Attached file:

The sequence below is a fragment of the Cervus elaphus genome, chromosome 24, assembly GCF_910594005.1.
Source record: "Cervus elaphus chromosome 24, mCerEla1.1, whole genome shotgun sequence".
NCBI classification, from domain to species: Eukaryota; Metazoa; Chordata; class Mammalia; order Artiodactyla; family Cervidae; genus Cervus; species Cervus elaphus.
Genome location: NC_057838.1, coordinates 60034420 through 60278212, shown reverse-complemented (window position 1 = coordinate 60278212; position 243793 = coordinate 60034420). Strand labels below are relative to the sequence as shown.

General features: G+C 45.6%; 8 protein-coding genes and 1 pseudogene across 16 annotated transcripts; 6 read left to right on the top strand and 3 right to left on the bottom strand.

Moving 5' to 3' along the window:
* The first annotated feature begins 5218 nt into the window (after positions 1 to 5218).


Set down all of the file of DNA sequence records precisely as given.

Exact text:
The sequence below is a fragment of the Cervus elaphus genome, chromosome 24, assembly GCF_910594005.1.
Source record: "Cervus elaphus chromosome 24, mCerEla1.1, whole genome shotgun sequence".
NCBI classification, from domain to species: Eukaryota; Metazoa; Chordata; class Mammalia; order Artiodactyla; family Cervidae; genus Cervus; species Cervus elaphus.
Genome location: NC_057838.1, coordinates 60034420 through 60278212, shown reverse-complemented (window position 1 = coordinate 60278212; position 243793 = coordinate 60034420). Strand labels below are relative to the sequence as shown.

General features: G+C 45.6%; 8 protein-coding genes and 1 pseudogene across 16 annotated transcripts; 6 read left to right on the top strand and 3 right to left on the bottom strand.

Moving 5' to 3' along the window:
* The first annotated feature begins 5218 nt into the window (after positions 1 to 5218).